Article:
The other ingredient that makes Samarra a telling trial is the man who ultimately calls the shots here: Sadr. On the national stage, Sadr has denounced sectarianism and advocated a secular government for Iraq. Hailing from a family of prominent clerics, he campaigned in last year’s parliamentary elections on a platform of reform, in coalition with Communists—and his party won the most seats. Sadr claims that he has purged the Peace Brigades of thugs who committed sectarian crimes a decade ago. Samarra is his showcase; here, he is trying to prove that patching up a broken society is possible.
His forces have reduced major attacks in the city almost to zero, and have limited the activities of the Islamic State and other extremist groups, which have long had a following here. The Peace Brigades rule Samarra with an iron grip, and at Sadr’s orders they have followed a distinct blueprint to secure the historically restive Sunni city.
Sadrists have cultivated business and political alliances with local Sunni businessmen; opposed the kidnapping of rich Sunnis for ransom, a common practice of other Shia militias; and speak with the nationalist, anti-sectarian rhetoric of their leader. Those stances have helped distinguish them from most other Shia groups in charge of other Sunni hotbeds. On the surface, the Sadrists seem to have produced a viable new order.
Nation building at gunpoint creates a combustible mix, and nowhere are relations more precarious than in Samarra’s Old City, where until not long ago Sunni merchants did vigorous business with Shia pilgrims.
In an effort to restore some semblance of vibrancy to the area, Sadr’s militia has enlisted Sunni businessmen in plans to reopen restaurants and hotels around the Askari Shrine, which lies at the heart of the Old City and is a five-minute walk from the Malwiya minaret. But there have been plenty of losers, too, in the new order, including the owners of some of the small shops in the area, which is ringed with checkpoints and blast barriers. Some streets have been entirely emptied of residents and sealed with iron gates.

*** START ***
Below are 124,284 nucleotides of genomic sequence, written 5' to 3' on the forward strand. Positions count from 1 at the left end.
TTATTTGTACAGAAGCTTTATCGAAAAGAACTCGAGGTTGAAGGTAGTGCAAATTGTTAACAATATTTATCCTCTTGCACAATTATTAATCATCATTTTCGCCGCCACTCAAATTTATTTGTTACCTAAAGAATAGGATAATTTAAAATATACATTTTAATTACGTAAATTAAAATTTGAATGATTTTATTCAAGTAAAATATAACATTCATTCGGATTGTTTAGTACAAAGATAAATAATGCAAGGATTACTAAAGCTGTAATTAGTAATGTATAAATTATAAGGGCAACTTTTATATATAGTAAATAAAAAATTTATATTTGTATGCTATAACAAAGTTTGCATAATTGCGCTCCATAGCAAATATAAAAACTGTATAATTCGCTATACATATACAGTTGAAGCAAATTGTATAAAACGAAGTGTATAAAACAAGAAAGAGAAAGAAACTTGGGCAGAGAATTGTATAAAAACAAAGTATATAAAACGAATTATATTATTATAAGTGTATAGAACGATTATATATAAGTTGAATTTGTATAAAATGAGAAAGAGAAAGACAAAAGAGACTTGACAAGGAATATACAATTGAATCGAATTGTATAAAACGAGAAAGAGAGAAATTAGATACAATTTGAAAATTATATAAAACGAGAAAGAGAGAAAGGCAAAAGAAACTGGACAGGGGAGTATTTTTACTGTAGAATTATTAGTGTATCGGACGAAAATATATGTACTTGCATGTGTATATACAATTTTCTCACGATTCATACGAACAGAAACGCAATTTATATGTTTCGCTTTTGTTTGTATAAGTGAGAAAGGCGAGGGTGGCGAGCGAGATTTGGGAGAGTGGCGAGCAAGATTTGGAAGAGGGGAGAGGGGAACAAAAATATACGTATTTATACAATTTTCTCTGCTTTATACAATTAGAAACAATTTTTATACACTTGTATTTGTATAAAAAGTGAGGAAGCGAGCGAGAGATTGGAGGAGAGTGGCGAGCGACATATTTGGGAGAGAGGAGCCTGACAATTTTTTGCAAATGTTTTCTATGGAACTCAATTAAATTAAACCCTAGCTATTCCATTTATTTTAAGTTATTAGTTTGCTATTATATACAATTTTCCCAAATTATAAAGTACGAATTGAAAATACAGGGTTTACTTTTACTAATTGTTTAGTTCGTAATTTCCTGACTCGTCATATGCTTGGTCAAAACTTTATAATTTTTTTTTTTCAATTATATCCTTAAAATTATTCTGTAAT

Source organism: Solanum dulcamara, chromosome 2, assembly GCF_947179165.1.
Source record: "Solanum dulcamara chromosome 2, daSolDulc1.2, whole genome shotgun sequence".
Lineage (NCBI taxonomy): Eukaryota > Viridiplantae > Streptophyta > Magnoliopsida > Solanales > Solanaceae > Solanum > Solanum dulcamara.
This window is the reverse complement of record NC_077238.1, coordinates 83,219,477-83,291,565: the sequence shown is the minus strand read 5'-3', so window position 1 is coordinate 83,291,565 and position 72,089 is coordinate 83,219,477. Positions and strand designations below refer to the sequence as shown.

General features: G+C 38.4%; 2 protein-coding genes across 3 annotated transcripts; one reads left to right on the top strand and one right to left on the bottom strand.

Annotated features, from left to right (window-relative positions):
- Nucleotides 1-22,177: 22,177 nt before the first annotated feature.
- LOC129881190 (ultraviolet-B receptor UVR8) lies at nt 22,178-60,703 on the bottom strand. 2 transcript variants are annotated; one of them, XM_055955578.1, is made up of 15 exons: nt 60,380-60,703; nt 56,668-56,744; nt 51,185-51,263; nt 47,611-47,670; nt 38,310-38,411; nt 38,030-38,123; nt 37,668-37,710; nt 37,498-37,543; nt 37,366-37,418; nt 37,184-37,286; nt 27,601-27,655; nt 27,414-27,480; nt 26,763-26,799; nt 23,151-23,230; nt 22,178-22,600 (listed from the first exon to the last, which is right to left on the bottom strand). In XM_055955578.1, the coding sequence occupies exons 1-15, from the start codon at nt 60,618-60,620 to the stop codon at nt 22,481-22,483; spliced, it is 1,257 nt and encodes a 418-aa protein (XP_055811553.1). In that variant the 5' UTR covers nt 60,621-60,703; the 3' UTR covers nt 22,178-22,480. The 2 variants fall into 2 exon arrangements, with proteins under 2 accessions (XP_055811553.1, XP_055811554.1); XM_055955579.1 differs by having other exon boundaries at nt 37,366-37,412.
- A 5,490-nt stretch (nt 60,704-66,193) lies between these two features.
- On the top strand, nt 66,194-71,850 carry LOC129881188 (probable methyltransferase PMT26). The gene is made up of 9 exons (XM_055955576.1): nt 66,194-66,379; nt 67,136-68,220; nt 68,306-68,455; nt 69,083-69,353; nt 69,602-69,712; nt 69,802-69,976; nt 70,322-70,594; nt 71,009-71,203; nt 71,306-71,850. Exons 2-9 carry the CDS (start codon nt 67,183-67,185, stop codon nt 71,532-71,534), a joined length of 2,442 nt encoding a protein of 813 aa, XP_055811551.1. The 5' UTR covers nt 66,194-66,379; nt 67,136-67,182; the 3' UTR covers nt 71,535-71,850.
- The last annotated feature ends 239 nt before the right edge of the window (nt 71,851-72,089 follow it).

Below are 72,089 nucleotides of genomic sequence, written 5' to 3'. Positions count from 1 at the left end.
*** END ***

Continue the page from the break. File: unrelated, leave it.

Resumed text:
“It’s like living under a military occupation,” groused a shopkeeper, who gave his name only as Abdelrahman. His family store is stocked with electric appliances that have no takers. “Poverty leads people to ISIS—they will plant a bomb for $100,” he said, fingering a set of white prayer beads. “We support the forces of law, but how can they get the confidence of the people like this?”
Muhannad Azawi, who has spent most of his adult life fighting in Sadr’s militias and now serves as the Peace Brigades’ spokesman in Samarra, gave the shopkeeper a long handshake and a pat on the shoulder. “We’re working on it,” he said. We shared tea with a circle of idle merchants, but as soon as we were out of earshot, Azawi made clear to me that there are no plans to reopen the market or loosen his forces’ grip on this part of the city.
He pointed along the road, toward the house where Baghdadi, the self-proclaimed caliph of the Islamic State, grew up. “ISIS didn’t come from outside this city—they came from here,” Azawi said. “ISIS is still here. And we haven’t totally uprooted them.”
Ali Majid Alawi is one of the chosen Sunnis who has thrived under the new order. He used to run a restaurant in the Old City and was one of the first to welcome the Sadrists in 2014. They rewarded him with a parcel of land and seed money for a new restaurant. Alawi controls the business and owns half of it. The Peace Brigades use the restaurant for official events and as an unofficial hangout. This type of arrangement has sputtered Samarra’s economy into slow motion.
Alawi is part of the city’s new elite, but he’s not afraid to criticize its shortcomings. He rattled off a list of failures to assembled guests at his restaurant, including several Peace Brigades fighters. “You can’t get a truckload of merchandise into town without paying a $100 bribe,” Alawi said, referring to checkpoints outside the city manned by other militias and the government. “A frightening number of people in Samarra say they would prefer the American forces to be in charge again.”